Like Mount Trashmore Park, the Bow Creek Stormwater Park will serve as another structure where Virginia Beach families can spend time together, while also helping to reduce water usage and flooding.
“The way that the city has repurposed large open spaces that were used for recreation, like a golf course, is so smart,” Stiff said. “It’s a really smart and innovative way to address their stormwater concerns and not have to demolish structures.”
Marsh Terrace Project
In the aftermath of Hurricane Matthew, Virginia Beach is also working on the Marsh Restoration in Back Bay.
The city is leading an effort to design and permit march terraces—artificial flat strips of land that are built in wetlands to prevent erosion—within Bonney Cove, located in the Back Bay National Wildlife Refuge. According to the city, the project will “restore valuable habitat for Back Bay fish and wildlife species, improve water quality, and reduce flood impacts by reducing wave heights and water velocities.”
The project site was selected because it offers the opportunity to restore approximately 260 acres of marsh island habitat that has “resulted in the opening of a secondary channel”; this is a problem, the city notes, because that channel allows an increased flow of water to areas with high population density.
Without intervention, floodwaters will continue to flow through this channel, at increasing intensity as the years go on, and will thus continue to increase wave heights into the north end of the bay, leading to more flooding in Virginia Beach communities. This will in turn cause significant damage to the area and infrastructure, disrupt public transportation, and have a negative effect on the local economy, according to an article published in Water Economics and Policy last year.
This article also found that flooding takes the largest toll on small businesses. For a city like Virginia Beach, which is home to 37% of the small businesses in the state of Virginia as of May, flooding has an even greater effect.
“The city of Virginia Beach is thinking outside of the box through the way that they’re managing land and they are increasing design standards to reflect current conditions,” Stiff said. “We’re not seeing that in every community.”
In recent years, the city of Virginia Beach has also instituted a freeboard requirement; freeboard is the act of elevating a building’s lowest floor above predicted flood elevations by a small, additional height, according to FEMA.
The city’s freeboard requirement states that all new or improved residential buildings located within a Special Flood Hazard Area (SFHA), or an area where the National Flood Insurance Program’s (NFIP’s) floodplain management regulations must be enforced, must be elevated so the lowest floor is above the base flood elevation indicated on the Flood Insurance Rate Map.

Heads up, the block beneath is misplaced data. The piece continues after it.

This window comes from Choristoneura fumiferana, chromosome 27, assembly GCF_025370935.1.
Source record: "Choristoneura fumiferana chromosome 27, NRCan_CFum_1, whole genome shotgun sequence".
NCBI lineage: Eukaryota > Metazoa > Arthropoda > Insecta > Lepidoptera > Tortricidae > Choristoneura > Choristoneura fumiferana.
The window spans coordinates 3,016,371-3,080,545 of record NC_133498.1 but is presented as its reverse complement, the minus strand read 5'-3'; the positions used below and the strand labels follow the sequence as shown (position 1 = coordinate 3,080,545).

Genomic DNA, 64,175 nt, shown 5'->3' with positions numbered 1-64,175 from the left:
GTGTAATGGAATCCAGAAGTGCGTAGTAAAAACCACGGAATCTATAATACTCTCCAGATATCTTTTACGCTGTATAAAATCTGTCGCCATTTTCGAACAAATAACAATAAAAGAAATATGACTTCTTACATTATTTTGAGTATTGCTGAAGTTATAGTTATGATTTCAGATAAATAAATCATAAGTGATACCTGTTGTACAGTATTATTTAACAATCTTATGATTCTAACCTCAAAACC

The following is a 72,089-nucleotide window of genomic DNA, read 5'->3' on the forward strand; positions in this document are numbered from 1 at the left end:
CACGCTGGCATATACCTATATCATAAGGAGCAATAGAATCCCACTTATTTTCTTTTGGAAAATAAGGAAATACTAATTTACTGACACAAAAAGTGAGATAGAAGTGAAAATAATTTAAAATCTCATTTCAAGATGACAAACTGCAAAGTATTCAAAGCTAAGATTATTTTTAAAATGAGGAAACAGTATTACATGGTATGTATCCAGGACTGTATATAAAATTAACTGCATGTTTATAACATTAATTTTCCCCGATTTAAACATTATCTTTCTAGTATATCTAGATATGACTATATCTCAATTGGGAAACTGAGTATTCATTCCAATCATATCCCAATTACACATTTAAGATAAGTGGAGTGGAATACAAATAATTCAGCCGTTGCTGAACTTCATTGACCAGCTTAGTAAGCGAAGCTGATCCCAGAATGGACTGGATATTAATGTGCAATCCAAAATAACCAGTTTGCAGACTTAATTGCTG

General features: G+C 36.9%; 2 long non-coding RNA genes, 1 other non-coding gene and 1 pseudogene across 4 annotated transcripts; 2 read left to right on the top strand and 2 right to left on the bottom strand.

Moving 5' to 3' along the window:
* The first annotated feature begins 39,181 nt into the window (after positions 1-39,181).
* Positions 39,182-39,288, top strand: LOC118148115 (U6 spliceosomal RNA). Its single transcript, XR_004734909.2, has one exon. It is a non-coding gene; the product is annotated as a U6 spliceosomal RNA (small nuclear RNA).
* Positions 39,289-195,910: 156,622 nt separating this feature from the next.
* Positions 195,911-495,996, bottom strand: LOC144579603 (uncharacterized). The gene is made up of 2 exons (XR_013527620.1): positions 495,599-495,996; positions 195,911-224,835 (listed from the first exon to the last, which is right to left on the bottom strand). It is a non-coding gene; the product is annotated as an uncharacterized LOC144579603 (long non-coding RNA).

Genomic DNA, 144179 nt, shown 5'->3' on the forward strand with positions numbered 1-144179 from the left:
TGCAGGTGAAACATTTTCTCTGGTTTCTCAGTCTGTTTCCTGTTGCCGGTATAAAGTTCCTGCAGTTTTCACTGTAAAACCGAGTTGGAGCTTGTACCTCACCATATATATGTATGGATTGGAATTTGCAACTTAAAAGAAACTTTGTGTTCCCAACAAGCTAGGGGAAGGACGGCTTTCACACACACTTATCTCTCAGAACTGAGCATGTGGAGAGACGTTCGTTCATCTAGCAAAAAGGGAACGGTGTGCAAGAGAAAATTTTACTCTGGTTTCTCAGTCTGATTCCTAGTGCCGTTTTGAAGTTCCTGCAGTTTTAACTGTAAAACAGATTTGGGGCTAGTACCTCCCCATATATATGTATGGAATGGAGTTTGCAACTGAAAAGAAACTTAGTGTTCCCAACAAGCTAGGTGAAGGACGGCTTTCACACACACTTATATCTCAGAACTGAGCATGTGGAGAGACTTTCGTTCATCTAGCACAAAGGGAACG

As Wetlands Watch says, adding freeboard “provides significant protection against flood damages caused by sea level rise.” Plus, as FEMA notes, “freeboard results in significantly lower flood insurance rates due to lower flood risk.”
So not only does adding freeboard protect the Virginia Beach community, it also puts money back in their pockets.
“Stringent freeboard requirements ensure that new development can accommodate storm surge both in the present and in future conditions,” the organization states.
Pushing Back on Potentially Harmful Projects
The city of Virginia Beach is also pushing back against certain projects that threaten the area’s wetlands.
Last month, the Virginia Beach Planning Commission held a meeting to discuss the potential development of land owned by Wycliffe Presbyterian Church in Great Neck.
Church leaders requested to reduce the boundary of their church’s property from 8 acres to 3.4 acres; the land not being used by the church would then be recognized as “residential,” making it possible for the church to later sell the property.
The problem, according to those who oppose the church’s ask, is that there is a lake on the church property called “Lake Conrad.”
Virginia Beach resident Windy Crutchfield created a petition against the development. She told WTKR that those against the project “don’t object to the church trying to sell its asset.” The problem, she says, is that it’s “never been a part of the city’s plan to build on wetlands.”
“We don’t believe any wetlands should be filled in so someone can create more land to build houses,” she said.
This is a sentiment Stiff echoed, although Wetlands Watch hasn’t released an official statement on the development yet.
“It is never a good idea to fill in wetlands,” she said. “Any kind of mitigation of an existing, healthy wetland is going to be an underperformance of that existing wetland.”
Now, the decision is left to the Virginia Beach City Council, which is expected to vote on the issue as early as this month.
The state also has a role to play in preparing Virginia Beach for future floods and making the city’s infrastructure more flood-resilient.
Gov. Glenn Youngkin this month signed the state’s budget agreement, which includes $10 million for a new project designed to promote redevelopment and curb flooding near the Virginia Beach Oceanfront.The 17th Street Regional Stormwater Management Facility will be built across the street from the Virginia Beach Sports Center.
The project will include a new pond to collect rainwater. Then, bacteria, nutrients, and sediment will be removed from the water at the facility before its discharged into the Rudee Inlet Watershed, a highly populated area of the city which includes homes, resort hotels, restaurants, and a military base.
Democratic state Sen. Aaron Rouse also called attention to the $7 million the budget allocated for “stormwater encroachment resilience activities” and natural space preservation in the Southern Rivers Watershed and Chowan River Basin.
“Virginia Beach is among the most vulnerable communities in the nation to the impacts of climate change,” Rouse said, highlighting the importance of these funds.
This money, however, will not be provided until fiscal year 2024.